"invented" the game which is now called "ice hockey". There can be little
doubt but that shinty was a contributory influence to the development of the
sport: the indigenous Indian population were playing games called "shiney"
in hundreds of different forms across the continent before the Gaels
It is well known too that
when settlers from Wester Ross arrived in Pictou, Nova Scotia in 1773,
aboard the vessel "Hector", there was a piper in the company.(39) Whether
the assembled masses had taken time to pack shinty sticks amongst what
little possessions they could take with them is extremely unlikely. There is
little doubt, however, that once they got to Canada, they took up where they
left off at home in many respects. Their sports and pastimes were just about
all they had in the face of extreme adversity as the store of songs which
has survived shows. It appears, however, that the people adapted as soon and
as best they could in trying circumstances. Indeed, in the face of
difficulties visited on them by certain members of the clergy, notably
Reverend Norman MacLeod(40), the horrors of the natural environment may have
paled into insignificance.
This song was written by
Alexander MacDonald, (Am Painter Mòr - the Big Painter), son of Donald and
Sarah MacDonald, who was born in 1829, and died in Antigonish, Nova Scotia,
in April 1910. Big Donald moved from Lochaber in Scotland to Mabou c.1816.
The song details how "young people's past still seem to be largely the
traditional ones - music and song at waulkings and weddings, the celebration
of Calluinn and shinty playing."
Bu chridheil ar duan
An uair na Callainn,
'S mo luaidh na fir nach 'eil beò,
A bheireadh dhuinn duais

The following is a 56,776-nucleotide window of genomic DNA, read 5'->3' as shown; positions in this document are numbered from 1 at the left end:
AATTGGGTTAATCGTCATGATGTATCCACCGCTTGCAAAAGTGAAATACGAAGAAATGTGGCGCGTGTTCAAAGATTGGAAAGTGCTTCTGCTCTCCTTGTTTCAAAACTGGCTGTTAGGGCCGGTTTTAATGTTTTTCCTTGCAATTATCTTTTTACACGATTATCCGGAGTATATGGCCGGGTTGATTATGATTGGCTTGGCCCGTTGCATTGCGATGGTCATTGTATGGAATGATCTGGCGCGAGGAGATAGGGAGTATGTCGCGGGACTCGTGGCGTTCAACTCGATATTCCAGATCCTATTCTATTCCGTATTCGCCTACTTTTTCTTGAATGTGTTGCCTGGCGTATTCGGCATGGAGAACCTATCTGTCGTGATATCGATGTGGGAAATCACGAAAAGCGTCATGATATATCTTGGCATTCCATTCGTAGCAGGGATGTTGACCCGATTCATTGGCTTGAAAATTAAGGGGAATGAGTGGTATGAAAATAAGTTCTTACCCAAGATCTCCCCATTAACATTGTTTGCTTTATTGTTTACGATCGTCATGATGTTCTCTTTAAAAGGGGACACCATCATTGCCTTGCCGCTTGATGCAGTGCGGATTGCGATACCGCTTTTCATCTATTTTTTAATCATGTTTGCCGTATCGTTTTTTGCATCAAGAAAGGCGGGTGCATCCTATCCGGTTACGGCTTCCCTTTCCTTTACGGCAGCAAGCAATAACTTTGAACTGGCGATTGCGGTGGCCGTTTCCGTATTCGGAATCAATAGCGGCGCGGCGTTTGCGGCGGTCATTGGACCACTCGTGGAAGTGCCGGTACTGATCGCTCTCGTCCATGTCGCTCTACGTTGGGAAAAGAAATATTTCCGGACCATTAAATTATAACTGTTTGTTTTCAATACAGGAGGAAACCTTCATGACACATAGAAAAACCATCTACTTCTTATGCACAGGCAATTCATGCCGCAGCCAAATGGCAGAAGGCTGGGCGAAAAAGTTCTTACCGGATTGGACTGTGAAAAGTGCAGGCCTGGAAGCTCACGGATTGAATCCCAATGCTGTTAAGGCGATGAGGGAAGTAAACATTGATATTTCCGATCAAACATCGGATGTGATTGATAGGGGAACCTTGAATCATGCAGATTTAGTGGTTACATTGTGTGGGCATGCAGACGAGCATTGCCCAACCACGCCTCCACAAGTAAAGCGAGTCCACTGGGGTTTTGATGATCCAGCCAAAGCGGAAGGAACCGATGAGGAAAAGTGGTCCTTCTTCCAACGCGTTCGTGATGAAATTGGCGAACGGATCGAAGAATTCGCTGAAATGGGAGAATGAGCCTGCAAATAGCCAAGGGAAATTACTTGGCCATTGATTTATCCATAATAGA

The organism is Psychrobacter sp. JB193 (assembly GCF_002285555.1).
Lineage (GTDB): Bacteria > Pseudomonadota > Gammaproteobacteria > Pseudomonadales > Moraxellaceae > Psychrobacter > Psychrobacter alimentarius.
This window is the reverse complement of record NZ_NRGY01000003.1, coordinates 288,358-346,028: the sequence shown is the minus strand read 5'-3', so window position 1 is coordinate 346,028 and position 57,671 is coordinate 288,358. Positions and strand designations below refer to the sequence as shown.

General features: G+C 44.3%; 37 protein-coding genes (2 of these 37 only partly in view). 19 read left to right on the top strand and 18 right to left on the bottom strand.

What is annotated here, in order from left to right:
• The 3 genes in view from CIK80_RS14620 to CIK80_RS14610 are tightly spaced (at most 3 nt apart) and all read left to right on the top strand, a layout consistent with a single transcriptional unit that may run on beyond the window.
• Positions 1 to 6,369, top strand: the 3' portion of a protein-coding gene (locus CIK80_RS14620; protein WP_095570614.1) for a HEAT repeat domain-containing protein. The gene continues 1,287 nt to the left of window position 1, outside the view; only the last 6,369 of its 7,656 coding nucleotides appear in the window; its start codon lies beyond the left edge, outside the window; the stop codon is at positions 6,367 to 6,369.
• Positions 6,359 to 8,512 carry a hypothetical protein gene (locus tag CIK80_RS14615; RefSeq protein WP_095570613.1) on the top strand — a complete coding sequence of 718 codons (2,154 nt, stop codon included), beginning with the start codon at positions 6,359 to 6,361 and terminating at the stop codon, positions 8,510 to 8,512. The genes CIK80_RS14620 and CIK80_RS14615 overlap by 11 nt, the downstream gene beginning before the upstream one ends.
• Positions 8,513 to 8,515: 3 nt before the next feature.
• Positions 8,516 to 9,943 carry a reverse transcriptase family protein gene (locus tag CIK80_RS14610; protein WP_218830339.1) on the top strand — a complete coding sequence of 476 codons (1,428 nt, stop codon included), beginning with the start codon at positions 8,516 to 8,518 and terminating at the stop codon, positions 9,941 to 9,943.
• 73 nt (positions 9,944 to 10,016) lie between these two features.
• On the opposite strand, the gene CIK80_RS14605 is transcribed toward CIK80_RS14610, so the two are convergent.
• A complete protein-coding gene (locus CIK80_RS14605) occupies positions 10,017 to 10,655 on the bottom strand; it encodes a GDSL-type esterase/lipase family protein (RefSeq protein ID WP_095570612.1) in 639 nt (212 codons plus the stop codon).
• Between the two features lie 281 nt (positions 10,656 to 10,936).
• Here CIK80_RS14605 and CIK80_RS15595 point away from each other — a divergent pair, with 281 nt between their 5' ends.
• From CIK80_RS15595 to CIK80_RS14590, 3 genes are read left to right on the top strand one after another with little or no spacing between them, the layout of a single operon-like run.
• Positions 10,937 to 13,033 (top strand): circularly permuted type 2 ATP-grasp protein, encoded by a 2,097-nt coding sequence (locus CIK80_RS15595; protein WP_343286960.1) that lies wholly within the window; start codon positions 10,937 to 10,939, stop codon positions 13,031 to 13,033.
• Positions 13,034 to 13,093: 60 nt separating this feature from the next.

Bho fhuaim nan caman
Gu luath 's a' ghloin' air a' bhòrd. (41)
Finally, in relation to
shinty in Canada, I refer to a book called Games and Songs of American
Children. It was printed originally in Toronto in 1883 and re-printed again
in 1963. Item number No 136 is "Hockey".
This sport is also called
Shinny. The ball is struck on the ground with a bent stick, the object being
to drive it over the enemy's line. The game is much played on the ice, as
has been the case from the oldest times in the North; for this is doubtless
a descendant of the games with bat and ball described in Icelandic Sagas.
The name of "Bat and Ball", also given to this sport, indicates that in many
districts, this was the usual way of playing ball with the bat.
Captain Archibald MacRa
Chisholm of Strathglass, first Chief of the Camanachd Association claimed
that he had played shinty in North America "with our cousins and relations
in Canada, during the winter, on skates, with a splendid field of ice, 300
miles long, 200 miles wide, and the ice at least 10 feet thick". (42) If the
game we know today as shinty had penetrated the Canadian consciousness to
the extent just detailed, then it can safely be assumed that the ancient and
noble game is very much part of the developing history of sport in Canada.
One of the most famous early
depictions of shinty play is a painting called A Highland Landscape with a
Game of Shinty. It is believed to have been painted around 1840, and was
attributed to D. Cuncliffe (1826-55) and A. Smith of Mauchline (1840) by
Father Ninian MacDonald in the frontispiece of his famous book Shinty. The
painting contains all the elements of the (fictional) Highland scene of the